♦ What was it like interviewing Ditka, McMahon, and other great members of the ’85 team?
 
For me it was a blast.  I loved that ’85 Bears team just like everyone else in Chicago did. And particularly Ditka and McMahon, since in my mind they were the single two biggest reasons the Bears won it all that year. As for interviewing them, they both seemed incapable of ducking an answer, especially McMahon, who apparently has no censor at all.
 
 
♦ In the book, you describe the Bears’ legendary defense that, in many ways, defined the team. What was it that made that defense so effective? Do you think the 46 defense would work in the NFL today?
 
The 46 was brilliant at disguising the pressure it brought, so quarterbacks lived in fear and uncertainty. It also figured out ways to create one-on-one blocking matchups, rather than double teams, and with the talent the Bears had, they were going to win most one-on-one battles. As for succeeding today, there are still teams that use some derivative of the 46. But nobody has the raw talent to run it as effectively as the ’85 Bears did.
 
 
♦ Do you think any members of the team regretted the decision to make the “Super Bowl Shuffle” video?
 
No, but only because they won it all. Had they not won the Super Bowl, they would still be remembered as the biggest boneheads of all-time.
 
 
♦ It’s no secret that Ditka and Buddy Ryan didn’t always see eye to eye.  Do you think that the Bears had success in spite of their disagreements or because of them?
 
I wouldn’t say they won because of their disagreements. But I do think the tension between Ryan and Ditka filtered down to the players, particularly during the week, and this raised their intensity at every practice, which could only have helped the Bears. On the other hand, as McMahon says in the book, the Bears had the best team in the league that season, so no matter how immature Ditka and Ryan could be, the Bears were still going to win consistently.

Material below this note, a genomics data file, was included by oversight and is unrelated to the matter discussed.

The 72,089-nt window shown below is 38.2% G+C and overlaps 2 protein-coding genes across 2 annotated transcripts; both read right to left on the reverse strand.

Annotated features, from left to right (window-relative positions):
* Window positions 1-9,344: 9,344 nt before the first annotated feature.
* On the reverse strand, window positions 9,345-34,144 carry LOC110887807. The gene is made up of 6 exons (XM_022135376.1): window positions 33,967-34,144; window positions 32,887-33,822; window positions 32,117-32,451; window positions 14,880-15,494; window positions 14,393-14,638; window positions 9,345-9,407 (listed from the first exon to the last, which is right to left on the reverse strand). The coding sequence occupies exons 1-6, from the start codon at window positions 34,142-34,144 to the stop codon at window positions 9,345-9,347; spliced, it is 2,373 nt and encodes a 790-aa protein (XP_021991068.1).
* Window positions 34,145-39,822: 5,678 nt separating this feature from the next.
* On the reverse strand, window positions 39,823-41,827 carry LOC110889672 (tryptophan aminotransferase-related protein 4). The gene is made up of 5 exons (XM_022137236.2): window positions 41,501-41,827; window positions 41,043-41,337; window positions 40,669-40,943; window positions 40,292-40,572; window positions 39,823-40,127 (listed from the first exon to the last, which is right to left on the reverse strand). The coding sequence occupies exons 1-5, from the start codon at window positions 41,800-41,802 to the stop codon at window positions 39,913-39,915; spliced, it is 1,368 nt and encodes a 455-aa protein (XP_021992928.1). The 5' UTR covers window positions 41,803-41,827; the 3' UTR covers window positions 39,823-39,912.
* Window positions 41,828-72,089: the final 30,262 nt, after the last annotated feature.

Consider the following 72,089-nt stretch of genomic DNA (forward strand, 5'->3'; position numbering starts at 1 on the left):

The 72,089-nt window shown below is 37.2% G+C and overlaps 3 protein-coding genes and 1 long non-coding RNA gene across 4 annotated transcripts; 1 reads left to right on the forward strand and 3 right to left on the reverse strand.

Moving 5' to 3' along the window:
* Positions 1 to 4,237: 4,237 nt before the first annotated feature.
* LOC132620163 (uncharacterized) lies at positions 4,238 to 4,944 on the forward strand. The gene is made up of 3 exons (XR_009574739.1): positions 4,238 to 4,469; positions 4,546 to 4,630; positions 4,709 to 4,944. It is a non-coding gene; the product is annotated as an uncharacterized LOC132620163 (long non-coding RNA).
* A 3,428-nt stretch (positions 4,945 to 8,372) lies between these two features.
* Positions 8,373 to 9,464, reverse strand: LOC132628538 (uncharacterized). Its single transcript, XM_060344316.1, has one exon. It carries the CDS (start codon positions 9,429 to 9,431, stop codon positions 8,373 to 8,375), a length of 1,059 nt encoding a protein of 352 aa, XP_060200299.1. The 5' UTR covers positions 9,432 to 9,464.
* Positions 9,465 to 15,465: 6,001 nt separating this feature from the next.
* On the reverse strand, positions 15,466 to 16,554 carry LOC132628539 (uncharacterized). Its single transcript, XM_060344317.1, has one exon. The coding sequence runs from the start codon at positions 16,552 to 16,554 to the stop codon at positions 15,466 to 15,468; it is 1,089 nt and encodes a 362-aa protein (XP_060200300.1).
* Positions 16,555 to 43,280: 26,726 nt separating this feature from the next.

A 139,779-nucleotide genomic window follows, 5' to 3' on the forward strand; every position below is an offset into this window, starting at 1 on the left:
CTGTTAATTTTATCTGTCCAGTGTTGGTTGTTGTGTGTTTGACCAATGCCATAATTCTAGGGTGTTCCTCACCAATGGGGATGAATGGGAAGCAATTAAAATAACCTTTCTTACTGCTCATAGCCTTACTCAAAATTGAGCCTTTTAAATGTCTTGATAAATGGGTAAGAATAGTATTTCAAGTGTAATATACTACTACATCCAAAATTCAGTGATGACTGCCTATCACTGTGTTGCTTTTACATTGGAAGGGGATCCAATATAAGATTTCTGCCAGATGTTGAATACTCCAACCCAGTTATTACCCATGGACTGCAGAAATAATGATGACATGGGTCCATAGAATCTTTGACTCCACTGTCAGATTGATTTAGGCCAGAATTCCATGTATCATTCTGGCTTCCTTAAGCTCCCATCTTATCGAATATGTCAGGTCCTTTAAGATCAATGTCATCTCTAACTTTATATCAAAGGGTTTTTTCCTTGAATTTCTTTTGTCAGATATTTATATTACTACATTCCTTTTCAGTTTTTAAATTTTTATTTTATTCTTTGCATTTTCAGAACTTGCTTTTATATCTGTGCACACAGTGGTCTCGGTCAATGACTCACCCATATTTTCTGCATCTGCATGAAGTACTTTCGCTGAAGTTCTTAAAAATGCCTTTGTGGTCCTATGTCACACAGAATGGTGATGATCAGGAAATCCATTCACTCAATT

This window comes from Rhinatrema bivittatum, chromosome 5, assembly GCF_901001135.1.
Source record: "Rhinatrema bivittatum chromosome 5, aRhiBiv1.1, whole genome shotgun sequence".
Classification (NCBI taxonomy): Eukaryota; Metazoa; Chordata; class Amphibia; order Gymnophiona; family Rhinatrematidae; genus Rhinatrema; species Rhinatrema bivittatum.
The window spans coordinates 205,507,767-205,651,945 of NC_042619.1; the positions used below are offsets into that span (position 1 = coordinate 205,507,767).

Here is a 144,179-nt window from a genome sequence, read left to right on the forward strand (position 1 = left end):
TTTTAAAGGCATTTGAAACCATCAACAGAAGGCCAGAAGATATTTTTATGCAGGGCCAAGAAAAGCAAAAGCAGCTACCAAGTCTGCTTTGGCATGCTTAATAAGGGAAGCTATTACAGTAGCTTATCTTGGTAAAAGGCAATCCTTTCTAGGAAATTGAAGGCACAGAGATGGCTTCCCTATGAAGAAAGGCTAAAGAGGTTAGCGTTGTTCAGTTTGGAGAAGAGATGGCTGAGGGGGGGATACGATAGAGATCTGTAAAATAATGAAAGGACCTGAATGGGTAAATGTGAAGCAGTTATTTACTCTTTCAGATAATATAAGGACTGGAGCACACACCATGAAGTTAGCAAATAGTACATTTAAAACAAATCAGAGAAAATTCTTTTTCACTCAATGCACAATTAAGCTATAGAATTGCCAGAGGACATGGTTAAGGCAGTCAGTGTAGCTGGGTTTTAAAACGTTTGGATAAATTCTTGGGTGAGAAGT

♦ What is the biggest misconception about the ’85 Bears?
 
That the defense carried that team. While the defense was ultimately spectacular, it wasn’t all that great the first month of the season, while the offense came out of the gate putting up major numbers. Then after the offense struggled at times in mid-season, it righted itself in the playoffs, finally giving the Bears the potent offense and defense that was so unfamiliar to Bears fans.
 
 
♦ What legacy did the ’85 Bears leave?  How do you think they influenced future NFL teams?
 
They had an enormous influence on sports marketing. From Ditka and McMahon and William Perry all the way down to the second-stringers, the ’85 Bears were all getting radio shows, endorsements, et cetera. That was highly unusual back then. The Bears also brought the NFL out of the doldrums, which is hard to believe today with the mega-success enjoyed by the country’s most popular sports league. But back in ’85, the NFL was coming off the 1982 players’ strike, the hangover from the strike, and the threat from the USFL, which was siphoning off some of its top players. TV ratings were down, the league office was anxious, and writers were pondering how to solve the malaise. Then the ’85 Bears barged onto the scene, and suddenly the league seemed fun and vital again.
 
 
♦ Why did you decide to write Da Bears!?  What do you hope readers will take away from the book?
 
I realized a couple of years ago that the 2010 season would mark the 25th anniversary of the ’85 Bears. So for one thing, I knew the book would have the right timing. I also loved that team, knew it would make a good story, and always wanted to write a book that was based in Chicago. As for what I’d like readers to take away from the book, I wasn’t aiming for anything heavy or profound. Above all, the ’85 Bears were fun, funny, and entertaining, and I hope that’s how the readers see the book.


From the Hardcover edition.